Forty seven million Americans -- most from working families -- have no health insurance, and 25 million more are considered "underinsured," meaning they have health insurance but not enough to protect them from high medical bills.
Now, with the fear of an economic recession, tens of millions of additional workers are worried about losing their health benefits if they lose or change jobs. The plans proposed by Sens. John McCain and Barack Obama to address the situation reflect two very different ideas about health care reform.
The candidates have classic Republican and Democratic views about what roles the federal government and the private sector should take to solve the nation's health care crisis. Fundamentally, the Obama plan wants to increase employer-based insurance with government help, while the McCain plan wants to enter people into the private insurance market.
Drew Altman, president and CEO of the nonpartisan Kaiser Family Foundation, notes that the McCain plan is, in fact, the more radical solution.
"The Democrats want to spend more to cover more people, but the Republicans are actually proposing the bigger change -- moving away from, moving people out of, the existing employment-based system," Altman said.
Currently, 160 million Americans get their health insurance from an employer, and according to surveys from the Commonwealth Fund, a private foundation specializing in health policy research, most people want to keep it that way, for a variety of reasons.
"There are better premiums, there are better benefits … you've got a human resources manager to help you out if you've got a claim denied," said Commonwealth Fund President Karen Davis.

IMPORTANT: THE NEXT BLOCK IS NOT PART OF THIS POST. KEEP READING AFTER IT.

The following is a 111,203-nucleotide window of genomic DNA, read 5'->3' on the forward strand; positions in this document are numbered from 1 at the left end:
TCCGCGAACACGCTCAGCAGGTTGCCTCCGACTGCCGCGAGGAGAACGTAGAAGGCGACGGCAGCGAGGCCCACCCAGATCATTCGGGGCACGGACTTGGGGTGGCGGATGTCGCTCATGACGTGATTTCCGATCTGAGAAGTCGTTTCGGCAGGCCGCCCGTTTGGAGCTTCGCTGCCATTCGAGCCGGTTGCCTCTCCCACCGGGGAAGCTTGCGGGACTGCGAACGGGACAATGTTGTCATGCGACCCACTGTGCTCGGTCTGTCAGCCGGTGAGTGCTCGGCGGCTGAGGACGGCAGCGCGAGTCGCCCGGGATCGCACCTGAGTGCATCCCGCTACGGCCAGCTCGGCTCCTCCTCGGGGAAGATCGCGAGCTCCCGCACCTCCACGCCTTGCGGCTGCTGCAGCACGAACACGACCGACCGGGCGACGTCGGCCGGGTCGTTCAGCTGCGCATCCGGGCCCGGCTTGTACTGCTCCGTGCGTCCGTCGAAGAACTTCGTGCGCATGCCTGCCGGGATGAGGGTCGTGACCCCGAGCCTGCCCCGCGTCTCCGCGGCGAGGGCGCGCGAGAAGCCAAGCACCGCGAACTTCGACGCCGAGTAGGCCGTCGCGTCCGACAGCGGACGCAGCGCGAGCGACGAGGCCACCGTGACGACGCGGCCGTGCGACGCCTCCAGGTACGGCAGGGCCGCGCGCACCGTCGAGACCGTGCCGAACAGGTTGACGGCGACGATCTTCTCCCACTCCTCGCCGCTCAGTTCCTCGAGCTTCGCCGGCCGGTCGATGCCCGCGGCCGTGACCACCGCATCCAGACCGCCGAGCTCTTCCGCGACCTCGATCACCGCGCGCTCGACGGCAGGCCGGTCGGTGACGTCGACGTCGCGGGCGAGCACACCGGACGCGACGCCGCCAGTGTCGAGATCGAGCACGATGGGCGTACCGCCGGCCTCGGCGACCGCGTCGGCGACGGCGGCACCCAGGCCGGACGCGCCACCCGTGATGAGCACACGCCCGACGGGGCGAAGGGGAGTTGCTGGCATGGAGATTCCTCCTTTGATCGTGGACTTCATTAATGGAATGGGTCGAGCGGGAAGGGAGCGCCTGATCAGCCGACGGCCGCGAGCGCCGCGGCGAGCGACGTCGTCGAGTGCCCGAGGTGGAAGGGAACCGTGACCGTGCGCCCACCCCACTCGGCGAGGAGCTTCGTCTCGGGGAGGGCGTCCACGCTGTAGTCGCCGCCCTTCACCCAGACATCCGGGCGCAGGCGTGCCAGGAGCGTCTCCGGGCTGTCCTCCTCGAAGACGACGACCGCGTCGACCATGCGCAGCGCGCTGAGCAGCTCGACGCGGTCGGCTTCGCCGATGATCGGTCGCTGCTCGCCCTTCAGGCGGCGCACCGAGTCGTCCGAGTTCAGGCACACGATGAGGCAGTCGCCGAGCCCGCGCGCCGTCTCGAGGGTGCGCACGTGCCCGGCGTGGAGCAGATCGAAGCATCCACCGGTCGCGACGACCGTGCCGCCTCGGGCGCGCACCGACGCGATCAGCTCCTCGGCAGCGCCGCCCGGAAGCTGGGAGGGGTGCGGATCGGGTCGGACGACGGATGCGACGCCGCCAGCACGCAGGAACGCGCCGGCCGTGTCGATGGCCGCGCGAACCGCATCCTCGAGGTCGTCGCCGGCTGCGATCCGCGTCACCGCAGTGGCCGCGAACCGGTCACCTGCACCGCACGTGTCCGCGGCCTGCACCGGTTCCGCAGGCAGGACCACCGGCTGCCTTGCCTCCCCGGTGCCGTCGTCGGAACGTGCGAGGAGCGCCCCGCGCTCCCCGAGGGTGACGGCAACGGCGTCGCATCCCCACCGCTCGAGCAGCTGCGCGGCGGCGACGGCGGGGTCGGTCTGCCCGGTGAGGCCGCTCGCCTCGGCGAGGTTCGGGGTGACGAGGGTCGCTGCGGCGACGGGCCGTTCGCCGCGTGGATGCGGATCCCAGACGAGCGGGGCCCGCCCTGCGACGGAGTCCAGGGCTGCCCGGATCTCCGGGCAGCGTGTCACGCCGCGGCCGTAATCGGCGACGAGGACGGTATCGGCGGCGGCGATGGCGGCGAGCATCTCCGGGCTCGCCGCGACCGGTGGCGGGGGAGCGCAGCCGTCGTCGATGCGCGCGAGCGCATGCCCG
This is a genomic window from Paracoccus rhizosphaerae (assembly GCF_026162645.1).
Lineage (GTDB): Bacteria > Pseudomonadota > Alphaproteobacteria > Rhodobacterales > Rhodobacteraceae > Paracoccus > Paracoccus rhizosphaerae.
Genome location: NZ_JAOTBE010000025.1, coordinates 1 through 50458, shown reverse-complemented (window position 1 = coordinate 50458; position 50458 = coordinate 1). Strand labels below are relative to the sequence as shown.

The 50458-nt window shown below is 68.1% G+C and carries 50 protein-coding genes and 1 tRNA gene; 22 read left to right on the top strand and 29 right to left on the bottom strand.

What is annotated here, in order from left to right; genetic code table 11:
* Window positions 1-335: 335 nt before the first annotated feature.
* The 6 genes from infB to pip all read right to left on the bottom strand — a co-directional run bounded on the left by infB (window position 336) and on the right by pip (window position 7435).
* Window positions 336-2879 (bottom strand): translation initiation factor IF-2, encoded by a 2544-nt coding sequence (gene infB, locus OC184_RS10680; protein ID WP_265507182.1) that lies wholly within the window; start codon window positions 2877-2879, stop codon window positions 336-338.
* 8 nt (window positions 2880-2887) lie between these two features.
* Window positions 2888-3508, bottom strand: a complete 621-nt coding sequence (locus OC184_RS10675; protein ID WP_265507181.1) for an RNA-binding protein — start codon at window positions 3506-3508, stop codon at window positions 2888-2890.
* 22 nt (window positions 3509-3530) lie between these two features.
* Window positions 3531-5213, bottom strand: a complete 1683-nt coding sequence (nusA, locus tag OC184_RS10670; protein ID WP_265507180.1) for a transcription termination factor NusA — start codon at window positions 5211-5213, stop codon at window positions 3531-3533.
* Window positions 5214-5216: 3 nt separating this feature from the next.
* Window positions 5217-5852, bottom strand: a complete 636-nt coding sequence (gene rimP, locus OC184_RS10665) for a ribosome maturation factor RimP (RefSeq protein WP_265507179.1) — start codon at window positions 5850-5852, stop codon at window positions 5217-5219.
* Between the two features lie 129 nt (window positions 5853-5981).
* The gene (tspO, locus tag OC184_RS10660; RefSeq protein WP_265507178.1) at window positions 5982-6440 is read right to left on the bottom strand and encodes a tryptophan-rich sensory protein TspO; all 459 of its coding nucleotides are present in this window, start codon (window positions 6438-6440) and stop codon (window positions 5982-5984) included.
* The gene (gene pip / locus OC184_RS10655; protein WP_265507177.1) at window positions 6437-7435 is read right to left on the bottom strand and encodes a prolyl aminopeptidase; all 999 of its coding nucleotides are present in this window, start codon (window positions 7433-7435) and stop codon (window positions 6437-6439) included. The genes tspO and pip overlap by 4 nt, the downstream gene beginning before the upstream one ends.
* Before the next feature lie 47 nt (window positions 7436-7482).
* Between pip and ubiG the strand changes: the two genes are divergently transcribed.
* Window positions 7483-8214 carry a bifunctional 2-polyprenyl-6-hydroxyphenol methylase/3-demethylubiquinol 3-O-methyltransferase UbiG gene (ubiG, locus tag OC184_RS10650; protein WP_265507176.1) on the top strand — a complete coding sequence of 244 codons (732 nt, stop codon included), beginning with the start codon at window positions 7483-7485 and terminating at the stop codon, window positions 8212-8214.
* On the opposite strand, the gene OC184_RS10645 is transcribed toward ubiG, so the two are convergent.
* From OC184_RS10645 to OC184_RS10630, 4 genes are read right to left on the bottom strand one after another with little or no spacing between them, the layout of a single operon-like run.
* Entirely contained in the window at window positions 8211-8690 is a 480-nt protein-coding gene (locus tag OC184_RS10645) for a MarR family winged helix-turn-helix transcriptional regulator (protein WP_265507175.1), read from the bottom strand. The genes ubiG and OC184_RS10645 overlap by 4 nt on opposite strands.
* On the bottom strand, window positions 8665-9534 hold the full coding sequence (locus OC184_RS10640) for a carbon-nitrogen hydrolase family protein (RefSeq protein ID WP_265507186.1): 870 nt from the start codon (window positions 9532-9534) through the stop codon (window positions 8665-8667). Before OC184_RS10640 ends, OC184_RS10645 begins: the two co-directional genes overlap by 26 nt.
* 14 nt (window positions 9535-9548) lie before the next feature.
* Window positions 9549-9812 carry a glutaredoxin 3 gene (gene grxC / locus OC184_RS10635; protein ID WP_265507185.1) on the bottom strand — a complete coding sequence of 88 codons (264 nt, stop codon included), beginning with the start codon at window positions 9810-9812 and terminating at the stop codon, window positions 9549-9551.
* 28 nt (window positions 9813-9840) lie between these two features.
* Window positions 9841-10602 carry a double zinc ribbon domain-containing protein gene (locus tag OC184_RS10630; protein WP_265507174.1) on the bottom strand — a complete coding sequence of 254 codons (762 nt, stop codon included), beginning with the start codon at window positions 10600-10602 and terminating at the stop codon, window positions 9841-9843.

But with U.S. health care costs spiraling out of control -- estimates say we'll top $3 trillion in three years, and reach $4 trillion by 2016 -- health economist Gail Wilensky, former Medicare head and now a McCain campaign adviser, believes workers should be encouraged to purchase their own private health insurance.
She says Americans will become cost-conscious if they have to pay their own way. And she cautions that the cost of the Obama plan to the federal government could be very high -- "between $60 to $120 billion more than the very expensive health care we already have," she said.
There is one thing health policy experts we've spoken with over the course of this campaign agree on: Health care reform will not be a winner-take-all game for the next president.
"There's not going to be a plan that satisfies the right or that satisfies the left. There can only be a plan that represents some kind of a combination approach," Altman said.
Wilensky believes Congress must devise a national health care plan with elements that benefit both the public and private sectors.
"It will fundamentally depend on the Congress, and on the willingness of a president, to reach out and try to craft a bipartisan solution," Wilensky said.
Davis also emphasizes the bipartisan role the president will have to play to steer government and business to work together on health care solutions that are cost-effective for both the family and federal budgets.
"We spend an enormous amount of money on administrative costs, because we have no leadership, no collaboration between the government sector and the private sector," Davis said.